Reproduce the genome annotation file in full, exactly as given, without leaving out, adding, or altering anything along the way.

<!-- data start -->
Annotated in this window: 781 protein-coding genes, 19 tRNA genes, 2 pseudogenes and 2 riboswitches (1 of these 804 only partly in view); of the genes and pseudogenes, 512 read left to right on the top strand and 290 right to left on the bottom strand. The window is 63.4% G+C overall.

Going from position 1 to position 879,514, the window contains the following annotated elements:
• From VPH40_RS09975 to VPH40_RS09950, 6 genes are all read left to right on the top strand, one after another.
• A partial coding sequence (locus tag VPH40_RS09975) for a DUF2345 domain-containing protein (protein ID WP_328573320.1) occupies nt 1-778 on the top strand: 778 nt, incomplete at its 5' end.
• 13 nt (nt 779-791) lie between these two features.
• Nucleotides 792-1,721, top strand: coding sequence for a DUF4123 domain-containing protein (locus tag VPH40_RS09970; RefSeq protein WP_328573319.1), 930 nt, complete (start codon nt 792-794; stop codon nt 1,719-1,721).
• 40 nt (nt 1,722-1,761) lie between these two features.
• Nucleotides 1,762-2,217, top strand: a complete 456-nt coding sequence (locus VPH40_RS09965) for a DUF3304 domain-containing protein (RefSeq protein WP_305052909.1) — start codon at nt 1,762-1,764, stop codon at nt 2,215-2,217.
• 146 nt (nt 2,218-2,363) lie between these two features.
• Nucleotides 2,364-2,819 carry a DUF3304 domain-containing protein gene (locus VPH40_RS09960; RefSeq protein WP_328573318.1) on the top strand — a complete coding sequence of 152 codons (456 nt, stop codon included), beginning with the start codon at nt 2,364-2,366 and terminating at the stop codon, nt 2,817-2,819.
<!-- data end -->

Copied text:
Annotated in this window: 781 protein-coding genes, 19 tRNA genes, 2 pseudogenes and 2 riboswitches (1 of these 804 only partly in view); of the genes and pseudogenes, 512 read left to right on the top strand and 290 right to left on the bottom strand. The window is 63.4% G+C overall.

Going from position 1 to position 879,514, the window contains the following annotated elements:
• From VPH40_RS09975 to VPH40_RS09950, 6 genes are all read left to right on the top strand, one after another.
• A partial coding sequence (locus tag VPH40_RS09975) for a DUF2345 domain-containing protein (protein ID WP_328573320.1) occupies nt 1-778 on the top strand: 778 nt, incomplete at its 5' end.
• 13 nt (nt 779-791) lie between these two features.
• Nucleotides 792-1,721, top strand: coding sequence for a DUF4123 domain-containing protein (locus tag VPH40_RS09970; RefSeq protein WP_328573319.1), 930 nt, complete (start codon nt 792-794; stop codon nt 1,719-1,721).
• 40 nt (nt 1,722-1,761) lie between these two features.
• Nucleotides 1,762-2,217, top strand: a complete 456-nt coding sequence (locus VPH40_RS09965) for a DUF3304 domain-containing protein (RefSeq protein WP_305052909.1) — start codon at nt 1,762-1,764, stop codon at nt 2,215-2,217.
• 146 nt (nt 2,218-2,363) lie between these two features.
• Nucleotides 2,364-2,819 carry a DUF3304 domain-containing protein gene (locus VPH40_RS09960; RefSeq protein WP_328573318.1) on the top strand — a complete coding sequence of 152 codons (456 nt, stop codon included), beginning with the start codon at nt 2,364-2,366 and terminating at the stop codon, nt 2,817-2,819.